Holocaust Memorial Day (HMD) takes place every year on 27 January, the anniversary of the liberation of Auschwitz-Birkenau, the largest Nazi death camp. It is an international day to remember the six million Jews murdered during the Holocaust, alongside the millions of other people killed under Nazi persecution of other groups and in genocides that followed in Cambodia, Rwanda, Bosnia and Darfur. It is an occasion for everyone to come together to learn, remember and reflect. 

Every year, a theme is selected for HMD and this year it is ‘Ordinary People’

Prior to the outbreak of the Second World War in September 1939, thousands of Jewish children were rescued through the Kindertransport from Nazi persecution in continental Europe.

Some of these children found sanctuary at a farm outside Millisle, Co. Down, thanks to the efforts of the Belfast Jewish Community who came together and leased the farm to provide a home and place of refuge.

The Jewish refugees, with the help of the Belfast Jewish Community and locals in Millisle and Donaghadee, made themselves at home and quickly settled into life in Northern Ireland.  The farm, centred around Ballyrolly House, was repaired and made habitable and the children, young and old, were given jobs to do on the farm and in the fields. The farm, managed by a Hungarian refugee, Eugen Patriasz with help from the Czech Mr and Mrs Kohner, operated as a Kibbutz and the children received what was in effect a small salary for their work.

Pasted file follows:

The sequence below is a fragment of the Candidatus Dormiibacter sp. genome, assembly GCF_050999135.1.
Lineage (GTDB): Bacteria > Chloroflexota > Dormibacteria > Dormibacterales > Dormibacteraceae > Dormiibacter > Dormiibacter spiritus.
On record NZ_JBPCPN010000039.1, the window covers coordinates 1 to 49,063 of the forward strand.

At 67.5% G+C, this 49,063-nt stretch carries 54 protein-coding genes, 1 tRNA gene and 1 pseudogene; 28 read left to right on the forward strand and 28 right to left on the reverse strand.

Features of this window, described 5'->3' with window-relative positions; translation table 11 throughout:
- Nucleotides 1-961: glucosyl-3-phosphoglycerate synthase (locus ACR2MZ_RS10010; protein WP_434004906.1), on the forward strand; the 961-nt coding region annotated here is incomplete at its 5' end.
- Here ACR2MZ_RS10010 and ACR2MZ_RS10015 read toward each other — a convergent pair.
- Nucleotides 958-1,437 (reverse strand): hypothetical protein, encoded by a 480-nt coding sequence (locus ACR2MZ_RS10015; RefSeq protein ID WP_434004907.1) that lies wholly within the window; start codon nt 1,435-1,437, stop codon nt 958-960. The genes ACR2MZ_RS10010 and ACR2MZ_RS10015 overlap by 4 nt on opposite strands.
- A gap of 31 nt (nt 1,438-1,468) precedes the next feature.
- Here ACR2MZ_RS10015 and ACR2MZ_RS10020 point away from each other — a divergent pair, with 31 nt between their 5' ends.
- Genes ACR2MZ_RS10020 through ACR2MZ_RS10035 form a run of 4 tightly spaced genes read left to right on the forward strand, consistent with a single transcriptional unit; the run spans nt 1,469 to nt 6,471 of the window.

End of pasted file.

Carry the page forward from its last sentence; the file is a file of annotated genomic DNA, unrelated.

Even after the war had ended and the full scale of the Holocaust became known, the farm continued to welcome refugees. In 1946, over 100 children, including some who had survived Auschwitz, were brought to Millisle to rest, and recover from their ordeal.

Between 1938 and 1948, nearly 300 Jewish children had called Millisle their home and many looked back fondly on their time in Northern Ireland.

Larry Kitzler was one of the youngest children on the farm with his earliest memory being wheeled down the path in his pram and getting stuck in the chicken coop! Edith Kohner, who helped run the farm, remembered the sense of community and the kindness of the people and believed it was ‘the best place for us to stay’.

The story of the Jewish evacuees at the farm even inspired an award winning novel, Faraway Home by Marilyn Taylor.

To learn more about HMD and this year’s theme, or to access free resources, visit hmd.org.uk. 

Holocaust Memorial Day Trust (HMDT) is a registered charity, funded by the UK Government, to promote and support HMD. They provide resources and support for thousands of HMD activities every year in workplaces, youth groups, museums, prisons, schools, colleges and universities, places of worship, and more.